Responding to the government's announcement of changes to the youth custodial estate (17 January), Frances Crook, Chief Executive of the Howard League for Penal Reform, said:
"This government has been very successful at reducing the number of children sent to prison. They have recognised that the best place for children to move away from crime is in the community.
"Building a 'secure college' replicates the mistakes of the past. Privately-run 'secure training centres' were designed to educate, yet they have failed to reduce reoffending and children have died within their walls. Building a larger version of this failed model and calling it a 'fortified school' will lead to more crime and increased costs. Indeed, the definition of madness is to do the same thing again and again and expect a different result.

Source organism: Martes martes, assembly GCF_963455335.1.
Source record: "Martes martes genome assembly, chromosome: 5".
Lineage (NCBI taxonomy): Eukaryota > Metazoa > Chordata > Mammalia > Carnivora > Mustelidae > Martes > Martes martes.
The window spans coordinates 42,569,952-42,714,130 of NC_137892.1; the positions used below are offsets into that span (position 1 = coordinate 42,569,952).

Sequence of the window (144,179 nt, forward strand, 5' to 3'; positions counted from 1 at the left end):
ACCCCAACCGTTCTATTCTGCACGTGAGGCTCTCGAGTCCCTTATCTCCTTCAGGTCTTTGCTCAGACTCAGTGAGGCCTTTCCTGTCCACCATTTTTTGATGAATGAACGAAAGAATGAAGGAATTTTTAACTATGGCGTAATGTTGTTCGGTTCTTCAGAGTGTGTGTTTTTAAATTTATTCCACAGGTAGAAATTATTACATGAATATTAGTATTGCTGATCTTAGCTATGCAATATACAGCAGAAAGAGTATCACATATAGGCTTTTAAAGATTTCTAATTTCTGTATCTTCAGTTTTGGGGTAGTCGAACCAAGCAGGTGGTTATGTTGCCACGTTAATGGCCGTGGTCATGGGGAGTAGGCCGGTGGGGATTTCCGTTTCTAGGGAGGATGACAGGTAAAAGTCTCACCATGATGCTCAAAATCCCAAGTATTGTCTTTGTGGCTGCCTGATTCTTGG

"The millions of pounds spent on this new facility would be better invested in community support for children and recognising the reality of why children offend.
"Children in prison have a range of complex needs, including mental health problems, learning difficulties, self-harm, and histories of abuse and neglect. Low levels of education must be seen as symptoms of these underlying problems. Tackling the fact so many children in custody have been excluded from school in the first place would be more likely to produce the positive outcomes we all want to see.
"The government's good work in reducing the number of children in prison should be continued, enabling them to concentrate on providing additional support for the very small number of children who actually need to be in custody."